By Jamie F Metzl & Elizabeth H Williams
Originally published in Business Standard, May 6, 2006
India's had enough concerts and charity events, now it needs some sustained action.
A time bomb is ticking beneath India’s future. India’s remarkable growth and its ability to address its monumental social problems will all be compromised if the country does not quickly and aggressively address its growing HIV/AIDS crisis, and if the global community does not do more to help.
India estimates it has approximately 5.25 million people with HIV/AIDS, by far the largest number in the Asia Pacific region and only second largest in the world after South Africa. More concerning, up to 95 per cent of those infected do not even know they have the disease, allowing the disease to spread at exponential rates.
Addressing this growing crisis will require tremendous political will, the commitment of significant resources, and a strong willingness to overcome cultural norms deeply embedded in Indian society. India will either take these steps and realise its great potential, or fail to do so and watch the process it has made erode unnecessarily.
To be sure, India has made great strides in addressing this epidemic. Prime Minister Manmohan Singh established and chairs India’s inter-ministerial National AIDS Council and this past December spoke publicly for the first time about responsible sex education. India, on paper at least, endorsed access to anti-retroviral treatment through its public health system. India’s National AIDS Control Organisation, NACO, is making much needed progress in blood safety, access to testing, and surveillance. One of the country’s top corporations, Tata Steel, implemented its first HIV/AIDS awareness programmes in 1994 and more recently, new industries, including those which part of India’s vibrant outsourcing sector, are getting involved. Small and large civil society organisations are making inroads with some of the most vulnerable communities. From street theatre in the red-light districts of Mumbai to reproductive health service clinics in the resettlement colonies of Delhi to care and treatment programmes in Chennai — model programmes for prevention and care are starting to take hold.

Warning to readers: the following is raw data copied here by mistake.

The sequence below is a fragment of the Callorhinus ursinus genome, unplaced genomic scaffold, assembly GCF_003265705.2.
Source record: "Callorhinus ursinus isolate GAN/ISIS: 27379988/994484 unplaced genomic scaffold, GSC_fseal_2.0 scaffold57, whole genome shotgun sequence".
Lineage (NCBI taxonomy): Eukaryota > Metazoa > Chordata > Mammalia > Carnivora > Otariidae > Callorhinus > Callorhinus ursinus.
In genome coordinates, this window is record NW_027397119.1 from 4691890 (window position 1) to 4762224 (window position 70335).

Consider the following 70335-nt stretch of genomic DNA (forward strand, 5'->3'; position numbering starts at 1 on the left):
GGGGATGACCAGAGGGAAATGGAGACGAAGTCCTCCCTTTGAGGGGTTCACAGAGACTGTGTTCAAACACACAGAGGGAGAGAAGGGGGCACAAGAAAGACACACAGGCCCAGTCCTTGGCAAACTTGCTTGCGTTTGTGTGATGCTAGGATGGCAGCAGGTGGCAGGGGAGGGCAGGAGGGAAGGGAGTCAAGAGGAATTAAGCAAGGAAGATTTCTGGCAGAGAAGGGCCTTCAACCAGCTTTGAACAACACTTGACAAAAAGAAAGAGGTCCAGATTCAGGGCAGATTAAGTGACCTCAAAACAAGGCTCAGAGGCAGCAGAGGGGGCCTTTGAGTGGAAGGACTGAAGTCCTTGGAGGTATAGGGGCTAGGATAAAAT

These actions are admirable for a number of reasons. But India’s response to the looming HIV/AIDS crisis remains insufficient. Traditional attitudes towards sex and sexual behaviour prevent open discussion of HIV/AIDS and basic education about condom use and safe sex.
The social and cultural stigma associated with people living with or affected by HIV/AIDS prevents those at risk from getting tested and those with the disease from seeking treatment. This is most evident in rural communities, where young, monogamous married women are often blamed for their HIV positive status, even though they are often infected by their husbands. In India, as in many countries, the low status of women weakens their ability to protect themselves.
Most people who have HIV or AIDS do not know their status because systematic testing is not taking place on a sufficient scale. Testing alone may not be a magic-bullet, but it is a necessary first step in prevention. The poor quality and bureaucratic nature of India’s medical treatment infrastructure provides little incentive for those at risk to seek medical diagnosis or treatment.